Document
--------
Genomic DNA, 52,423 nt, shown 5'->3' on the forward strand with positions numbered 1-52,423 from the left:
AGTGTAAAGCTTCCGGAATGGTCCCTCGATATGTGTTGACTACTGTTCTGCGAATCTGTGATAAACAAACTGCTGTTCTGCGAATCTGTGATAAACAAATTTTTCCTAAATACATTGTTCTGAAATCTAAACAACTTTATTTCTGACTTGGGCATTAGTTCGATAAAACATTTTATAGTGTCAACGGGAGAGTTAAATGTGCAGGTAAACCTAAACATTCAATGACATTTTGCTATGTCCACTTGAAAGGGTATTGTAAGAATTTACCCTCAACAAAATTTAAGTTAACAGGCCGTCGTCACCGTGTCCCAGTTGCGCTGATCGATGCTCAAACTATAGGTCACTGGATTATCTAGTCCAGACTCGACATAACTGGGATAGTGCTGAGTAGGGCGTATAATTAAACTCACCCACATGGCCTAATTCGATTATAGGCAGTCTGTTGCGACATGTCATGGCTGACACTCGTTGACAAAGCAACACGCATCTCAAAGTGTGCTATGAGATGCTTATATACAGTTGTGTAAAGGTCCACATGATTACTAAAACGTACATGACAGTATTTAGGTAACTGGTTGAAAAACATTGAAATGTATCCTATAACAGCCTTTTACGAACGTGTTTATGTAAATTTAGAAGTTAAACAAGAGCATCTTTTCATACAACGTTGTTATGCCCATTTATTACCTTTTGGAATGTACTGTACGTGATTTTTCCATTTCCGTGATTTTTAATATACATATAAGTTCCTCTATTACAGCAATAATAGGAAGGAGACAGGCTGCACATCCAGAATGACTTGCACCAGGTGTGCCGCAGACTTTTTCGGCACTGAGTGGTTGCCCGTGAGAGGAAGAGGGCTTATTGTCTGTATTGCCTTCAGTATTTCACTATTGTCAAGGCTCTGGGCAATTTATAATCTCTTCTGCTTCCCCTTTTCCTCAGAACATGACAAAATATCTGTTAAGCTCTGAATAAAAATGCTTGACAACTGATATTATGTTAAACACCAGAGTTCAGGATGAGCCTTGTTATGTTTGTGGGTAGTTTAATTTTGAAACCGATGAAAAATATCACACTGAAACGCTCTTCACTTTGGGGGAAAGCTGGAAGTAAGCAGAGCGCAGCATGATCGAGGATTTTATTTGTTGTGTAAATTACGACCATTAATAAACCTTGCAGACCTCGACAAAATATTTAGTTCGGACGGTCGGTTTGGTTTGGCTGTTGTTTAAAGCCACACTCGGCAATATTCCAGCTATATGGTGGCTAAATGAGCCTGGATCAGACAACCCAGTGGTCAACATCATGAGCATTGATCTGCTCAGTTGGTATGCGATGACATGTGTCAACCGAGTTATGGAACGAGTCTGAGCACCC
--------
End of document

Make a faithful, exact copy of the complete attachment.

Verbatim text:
Genomic DNA, 52,423 nt, shown 5'->3' on the forward strand with positions numbered 1-52,423 from the left:
AGTGTAAAGCTTCCGGAATGGTCCCTCGATATGTGTTGACTACTGTTCTGCGAATCTGTGATAAACAAACTGCTGTTCTGCGAATCTGTGATAAACAAATTTTTCCTAAATACATTGTTCTGAAATCTAAACAACTTTATTTCTGACTTGGGCATTAGTTCGATAAAACATTTTATAGTGTCAACGGGAGAGTTAAATGTGCAGGTAAACCTAAACATTCAATGACATTTTGCTATGTCCACTTGAAAGGGTATTGTAAGAATTTACCCTCAACAAAATTTAAGTTAACAGGCCGTCGTCACCGTGTCCCAGTTGCGCTGATCGATGCTCAAACTATAGGTCACTGGATTATCTAGTCCAGACTCGACATAACTGGGATAGTGCTGAGTAGGGCGTATAATTAAACTCACCCACATGGCCTAATTCGATTATAGGCAGTCTGTTGCGACATGTCATGGCTGACACTCGTTGACAAAGCAACACGCATCTCAAAGTGTGCTATGAGATGCTTATATACAGTTGTGTAAAGGTCCACATGATTACTAAAACGTACATGACAGTATTTAGGTAACTGGTTGAAAAACATTGAAATGTATCCTATAACAGCCTTTTACGAACGTGTTTATGTAAATTTAGAAGTTAAACAAGAGCATCTTTTCATACAACGTTGTTATGCCCATTTATTACCTTTTGGAATGTACTGTACGTGATTTTTCCATTTCCGTGATTTTTAATATACATATAAGTTCCTCTATTACAGCAATAATAGGAAGGAGACAGGCTGCACATCCAGAATGACTTGCACCAGGTGTGCCGCAGACTTTTTCGGCACTGAGTGGTTGCCCGTGAGAGGAAGAGGGCTTATTGTCTGTATTGCCTTCAGTATTTCACTATTGTCAAGGCTCTGGGCAATTTATAATCTCTTCTGCTTCCCCTTTTCCTCAGAACATGACAAAATATCTGTTAAGCTCTGAATAAAAATGCTTGACAACTGATATTATGTTAAACACCAGAGTTCAGGATGAGCCTTGTTATGTTTGTGGGTAGTTTAATTTTGAAACCGATGAAAAATATCACACTGAAACGCTCTTCACTTTGGGGGAAAGCTGGAAGTAAGCAGAGCGCAGCATGATCGAGGATTTTATTTGTTGTGTAAATTACGACCATTAATAAACCTTGCAGACCTCGACAAAATATTTAGTTCGGACGGTCGGTTTGGTTTGGCTGTTGTTTAAAGCCACACTCGGCAATATTCCAGCTATATGGTGGCTAAATGAGCCTGGATCAGACAACCCAGTGGTCAACATCATGAGCATTGATCTGCTCAGTTGGTATGCGATGACATGTGTCAACCGAGTTATGGAACGAGTCTGAGCACCC